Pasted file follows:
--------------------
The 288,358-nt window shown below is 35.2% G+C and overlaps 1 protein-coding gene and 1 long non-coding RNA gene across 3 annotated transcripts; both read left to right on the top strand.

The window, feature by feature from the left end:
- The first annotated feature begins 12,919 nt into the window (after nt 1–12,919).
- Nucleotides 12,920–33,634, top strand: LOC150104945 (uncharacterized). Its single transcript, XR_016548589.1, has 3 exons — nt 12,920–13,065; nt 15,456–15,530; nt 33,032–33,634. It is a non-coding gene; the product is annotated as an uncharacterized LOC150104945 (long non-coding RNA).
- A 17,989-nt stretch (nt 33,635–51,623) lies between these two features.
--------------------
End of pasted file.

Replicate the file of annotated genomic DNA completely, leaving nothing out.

The 288,358-nt window shown below is 35.2% G+C and overlaps 1 protein-coding gene and 1 long non-coding RNA gene across 3 annotated transcripts; both read left to right on the top strand.

The window, feature by feature from the left end:
- The first annotated feature begins 12,919 nt into the window (after nt 1–12,919).
- Nucleotides 12,920–33,634, top strand: LOC150104945 (uncharacterized). Its single transcript, XR_016548589.1, has 3 exons — nt 12,920–13,065; nt 15,456–15,530; nt 33,032–33,634. It is a non-coding gene; the product is annotated as an uncharacterized LOC150104945 (long non-coding RNA).
- A 17,989-nt stretch (nt 33,635–51,623) lies between these two features.